The Japanese colonel who presided over George Medal recipient, Lionel Matthews', execution in Borneo 71 years ago was a good man caught up in a bad situation an eyewitness said.
Captain Matthews, captured at Singapore in February, 1942, ran a resistance movement from inside the Sandakan prisoner of war camp from August 1942 until July 1943 when he was betrayed, arrested and tortured.
The then Lieutenant Russ Ewin, the last survivor of the resistance and a witness to the execution on March 2, 1944, was in Canberra for the presentation of Captain Matthews' medal set to the Australian War Memorial on Monday.
The 98-year-old recalled his former leader with affection and pride.
"Lionel was a great man, dominant to look at and dominant in his leadership," he said.
"I was in a group who would go out to fell timber for the boilers. I took information out [for the underground] and brought back medical supplies and parts for the wireless.
"Lionel had other helpers, but they were very few. None of us knew what the others were doing."
When Captain Matthews was betrayed Mr Ewin and the others lived in constant fear they would be next.
Their leader refused to break and went to his death without giving anybody away.
"He [Matthews] refused to make admissions under brutal torture, beatings and starvation to implicate or endanger the lives of his associates," the citation for his posthumous George Cross states.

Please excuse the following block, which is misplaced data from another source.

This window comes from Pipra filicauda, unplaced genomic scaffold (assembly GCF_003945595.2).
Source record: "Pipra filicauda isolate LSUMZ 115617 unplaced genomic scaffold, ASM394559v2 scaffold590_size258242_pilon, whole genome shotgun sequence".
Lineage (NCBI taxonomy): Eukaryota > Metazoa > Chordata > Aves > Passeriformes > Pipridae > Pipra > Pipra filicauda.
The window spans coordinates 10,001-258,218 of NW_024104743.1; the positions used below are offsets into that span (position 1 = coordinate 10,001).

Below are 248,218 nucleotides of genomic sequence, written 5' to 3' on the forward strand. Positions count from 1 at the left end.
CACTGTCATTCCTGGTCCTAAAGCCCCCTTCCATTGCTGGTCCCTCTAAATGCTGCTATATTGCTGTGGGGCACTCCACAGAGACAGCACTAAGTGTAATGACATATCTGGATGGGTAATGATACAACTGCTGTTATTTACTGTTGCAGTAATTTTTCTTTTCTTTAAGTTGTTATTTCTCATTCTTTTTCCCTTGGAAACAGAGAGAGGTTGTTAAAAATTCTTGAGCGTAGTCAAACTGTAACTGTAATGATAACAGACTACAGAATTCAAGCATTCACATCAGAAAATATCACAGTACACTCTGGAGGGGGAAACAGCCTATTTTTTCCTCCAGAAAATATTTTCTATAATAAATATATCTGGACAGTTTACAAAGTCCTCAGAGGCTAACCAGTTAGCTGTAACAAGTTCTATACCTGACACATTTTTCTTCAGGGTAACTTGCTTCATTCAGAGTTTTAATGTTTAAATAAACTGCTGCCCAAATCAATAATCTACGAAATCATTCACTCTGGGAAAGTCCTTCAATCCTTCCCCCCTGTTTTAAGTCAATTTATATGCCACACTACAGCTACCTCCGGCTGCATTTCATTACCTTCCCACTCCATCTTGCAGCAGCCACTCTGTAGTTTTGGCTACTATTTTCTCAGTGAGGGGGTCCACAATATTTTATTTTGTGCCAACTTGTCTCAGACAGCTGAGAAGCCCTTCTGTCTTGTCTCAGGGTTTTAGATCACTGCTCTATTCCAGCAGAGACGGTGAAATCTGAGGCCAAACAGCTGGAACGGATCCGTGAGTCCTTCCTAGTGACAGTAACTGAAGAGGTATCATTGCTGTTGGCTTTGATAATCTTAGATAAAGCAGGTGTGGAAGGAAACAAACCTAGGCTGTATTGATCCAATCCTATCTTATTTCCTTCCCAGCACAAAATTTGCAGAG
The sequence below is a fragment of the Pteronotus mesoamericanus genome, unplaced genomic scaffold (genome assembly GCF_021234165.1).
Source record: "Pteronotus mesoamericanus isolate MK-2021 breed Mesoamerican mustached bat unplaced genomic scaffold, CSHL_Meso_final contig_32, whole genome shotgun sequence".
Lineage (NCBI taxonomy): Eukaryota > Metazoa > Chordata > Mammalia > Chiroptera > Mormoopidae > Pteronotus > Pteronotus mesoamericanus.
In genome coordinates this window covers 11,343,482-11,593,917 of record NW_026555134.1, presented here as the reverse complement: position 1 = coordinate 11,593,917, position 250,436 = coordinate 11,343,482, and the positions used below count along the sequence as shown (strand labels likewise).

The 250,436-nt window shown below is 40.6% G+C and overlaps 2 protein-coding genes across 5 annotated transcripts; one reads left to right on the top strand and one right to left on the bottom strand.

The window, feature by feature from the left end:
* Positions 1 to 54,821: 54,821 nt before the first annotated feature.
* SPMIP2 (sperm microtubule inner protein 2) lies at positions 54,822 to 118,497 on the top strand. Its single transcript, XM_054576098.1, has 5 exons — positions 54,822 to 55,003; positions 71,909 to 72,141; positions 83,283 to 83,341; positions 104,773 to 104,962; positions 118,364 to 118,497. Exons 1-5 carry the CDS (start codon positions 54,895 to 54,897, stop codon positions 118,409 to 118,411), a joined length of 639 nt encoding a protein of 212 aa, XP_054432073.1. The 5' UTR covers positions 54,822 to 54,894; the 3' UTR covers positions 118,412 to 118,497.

A George Cross awarded under these circumstances is the equivalent of a Victoria Cross.
Only seven were awarded to servicemen during WWII and, as of Monday, all are now in the Hall of Valour an AWM spokesman said.
"[Matthews's execution] distresses me every time I think of it," Mr Ewin said.
"I have a memory block; I can't remember any of the burial ceremony after seeing his coffin."
He said the Japanese had treated the remains with respect.
"The camp commandant, Colonel Tatsuji Suga, had fought with the Allies for Japan in WWI. He was a well-educated man," Mr Ewin said.
"Suga said [after the execution] Lionel was the bravest man he had seen.
"Colonel Suga committed suicide, hari kiri, after he was captured by the Allies. He had his orderly help him cut his own throat. I think he was a good man caught up in the military regime and the instructions from above."
David Matthews, who presented the medal set to AWM director, Dr Brendan Nelson, said the war had robbed him of the chance to know his father.
"I was only two-and-a-half when he went away," he said.
"I can recall three or four instances when he was in the room with me."
Mr Ewin joined the taxation department after the war, retiring as the assistant deputy commissioner in NSW in 1976.